Well my friend I would say to jump directly into large format photography. I would suggest purchasing the best equipment you can afford and keep presenting your questions on this forum till you fully understand the process. Once you do understand and you're staring at a beautiful large format negative that you made, you will be feel so accomplished and wish you never even bothered with any smaller format to begin with. If you'd like you can PM me with any questions and I'll help you get started as well.

Rakesh Malik
10-Nov-2008, 10:13
Working with a large-format camera has done wonders for my composition skills in particular. I've also gotten much better at determining ideal exposures, enough that I can now shoot with a medium-format folder and get reasonably consistent results even without metering -- though for more than a snapshot, I still want a meter.

It's a tough way to learn, but if you make it through that process, you'll be a better shooter no matter what format you use down the road.

Having a digital camera to shoot with does have the advantage of making it much easier to experiment with than any film camera will ever be. They have their place... but once you see a 40x50 inch print from one of your 4x5 (or bigger) sheets of film, you'll wonder why the digital fanatics claim that they have the image quality...

(I just got one of my slides printed on a 40x50 canvas... it's getting framed, hopefully today... the person that printed it for me did a great job, and the print is astonishing.
http://mimeosquare.com/)

Brian Ellis
10-Nov-2008, 10:20
I can't offhand think of a good reason why solely for learning purposes you'd buy a 35mm or other smaller format film camera when you can learn much more much faster much easier and much less expensively with a digital camera (unless, of course, you also want to learn darkroom work but that doesn't sound like what you're interested in right now). Perhaps some of the people here who have advocated using a smaller format film camera rather than a digital camera could explain why they think this is preferable but I can't offhand think of a reason.

With a digital camera you'll be able to see a histogram of your photograph in the camera each time you make a photograph. You also will be able to see the histogram along with the photograph itself on your computer monitor, depending on what software comes with your digital camera or that you buy. You perhaps don't know what a histogram is right now but believe me, the ability to see one for each photograph you make is an invaluable learning tool.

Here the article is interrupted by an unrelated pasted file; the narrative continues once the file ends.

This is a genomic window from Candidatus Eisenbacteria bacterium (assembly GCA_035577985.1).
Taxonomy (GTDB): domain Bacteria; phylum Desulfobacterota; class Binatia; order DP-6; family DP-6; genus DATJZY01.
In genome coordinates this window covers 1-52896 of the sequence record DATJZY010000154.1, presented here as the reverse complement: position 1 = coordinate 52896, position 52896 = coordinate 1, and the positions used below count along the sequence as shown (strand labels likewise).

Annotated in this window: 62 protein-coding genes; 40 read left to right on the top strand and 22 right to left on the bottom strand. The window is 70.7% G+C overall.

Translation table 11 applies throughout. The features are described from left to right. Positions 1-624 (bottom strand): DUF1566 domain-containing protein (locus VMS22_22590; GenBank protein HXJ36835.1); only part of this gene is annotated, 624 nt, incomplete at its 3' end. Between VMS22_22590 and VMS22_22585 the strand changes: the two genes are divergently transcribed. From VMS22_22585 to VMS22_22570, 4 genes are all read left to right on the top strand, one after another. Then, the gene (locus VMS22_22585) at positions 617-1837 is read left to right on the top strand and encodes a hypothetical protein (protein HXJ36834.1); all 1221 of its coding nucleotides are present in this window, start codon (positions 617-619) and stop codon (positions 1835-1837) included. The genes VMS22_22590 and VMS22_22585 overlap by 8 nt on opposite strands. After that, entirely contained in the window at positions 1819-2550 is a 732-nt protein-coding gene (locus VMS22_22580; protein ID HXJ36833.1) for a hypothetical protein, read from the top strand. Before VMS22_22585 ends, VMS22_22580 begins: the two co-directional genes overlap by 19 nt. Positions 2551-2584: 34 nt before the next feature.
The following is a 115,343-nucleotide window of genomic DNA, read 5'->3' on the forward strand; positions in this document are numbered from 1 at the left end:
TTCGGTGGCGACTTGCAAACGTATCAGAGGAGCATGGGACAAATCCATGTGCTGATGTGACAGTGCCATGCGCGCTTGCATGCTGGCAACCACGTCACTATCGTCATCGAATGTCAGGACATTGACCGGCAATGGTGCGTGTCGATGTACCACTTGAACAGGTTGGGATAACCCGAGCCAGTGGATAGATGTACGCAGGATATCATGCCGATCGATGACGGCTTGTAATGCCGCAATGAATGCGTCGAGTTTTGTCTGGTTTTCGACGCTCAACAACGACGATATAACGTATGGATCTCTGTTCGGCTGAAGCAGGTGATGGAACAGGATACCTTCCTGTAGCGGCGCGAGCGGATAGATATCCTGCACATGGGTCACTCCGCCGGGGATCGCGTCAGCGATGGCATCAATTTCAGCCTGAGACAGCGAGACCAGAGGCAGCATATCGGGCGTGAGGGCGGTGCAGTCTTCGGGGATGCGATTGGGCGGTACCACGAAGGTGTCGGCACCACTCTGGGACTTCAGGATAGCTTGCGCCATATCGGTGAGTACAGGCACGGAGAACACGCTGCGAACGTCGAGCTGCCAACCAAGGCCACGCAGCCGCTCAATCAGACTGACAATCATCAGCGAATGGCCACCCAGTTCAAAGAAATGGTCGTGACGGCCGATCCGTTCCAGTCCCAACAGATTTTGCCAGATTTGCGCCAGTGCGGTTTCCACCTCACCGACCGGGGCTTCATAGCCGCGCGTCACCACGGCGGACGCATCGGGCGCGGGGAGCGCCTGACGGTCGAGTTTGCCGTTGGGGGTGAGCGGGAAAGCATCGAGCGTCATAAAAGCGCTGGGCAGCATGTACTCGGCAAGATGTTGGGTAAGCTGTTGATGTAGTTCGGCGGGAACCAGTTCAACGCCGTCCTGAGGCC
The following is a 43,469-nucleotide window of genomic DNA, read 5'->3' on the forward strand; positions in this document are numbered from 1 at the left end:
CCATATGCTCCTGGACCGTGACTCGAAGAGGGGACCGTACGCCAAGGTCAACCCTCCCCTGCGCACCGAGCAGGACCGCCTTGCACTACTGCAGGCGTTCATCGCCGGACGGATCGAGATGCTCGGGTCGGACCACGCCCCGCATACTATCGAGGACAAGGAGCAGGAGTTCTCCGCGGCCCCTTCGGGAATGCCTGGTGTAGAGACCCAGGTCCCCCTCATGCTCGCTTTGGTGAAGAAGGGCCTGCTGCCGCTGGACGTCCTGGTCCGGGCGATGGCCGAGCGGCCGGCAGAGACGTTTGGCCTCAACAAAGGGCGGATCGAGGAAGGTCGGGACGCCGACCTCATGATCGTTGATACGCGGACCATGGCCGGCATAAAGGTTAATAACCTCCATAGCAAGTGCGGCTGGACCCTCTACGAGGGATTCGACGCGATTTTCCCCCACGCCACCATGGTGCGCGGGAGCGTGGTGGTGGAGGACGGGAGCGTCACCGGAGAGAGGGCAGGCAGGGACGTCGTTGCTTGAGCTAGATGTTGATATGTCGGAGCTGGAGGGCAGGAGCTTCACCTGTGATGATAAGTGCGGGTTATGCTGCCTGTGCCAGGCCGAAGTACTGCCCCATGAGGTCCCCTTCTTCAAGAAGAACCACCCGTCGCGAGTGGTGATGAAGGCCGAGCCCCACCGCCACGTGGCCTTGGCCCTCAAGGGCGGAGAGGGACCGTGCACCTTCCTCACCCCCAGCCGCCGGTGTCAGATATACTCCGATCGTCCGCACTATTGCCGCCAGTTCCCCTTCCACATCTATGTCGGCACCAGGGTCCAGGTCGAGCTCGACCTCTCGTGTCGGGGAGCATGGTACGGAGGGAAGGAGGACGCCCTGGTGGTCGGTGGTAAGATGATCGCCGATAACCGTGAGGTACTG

You also will be able to easily view each photograph you make on your monitor almost instantaneously without having to develop film and have prints made. A monitor isn't the same as a print but you can learn a lot from the monitor, especially given the ability to easily enlarge various sections of the photograph to check for things like focus or depth of field.

You'll also be able to see and automatically preserve a lot of useful information about each photograph you make - e.g. what f stop you used, what shutter speed you used, and the lens focal length among other things.

You'll be able to see a curve for each photograph you make (again, depending on your software). That's useful by itself but you can also adjust the curve on your computer screen and see what effect various adjustments have on the photograph. You may not know what a curve is right now and you may not want to explore photography that much but the ability to see one for each photograph you make and to play around with one to see the effect on your photograph is a very useful learning technique.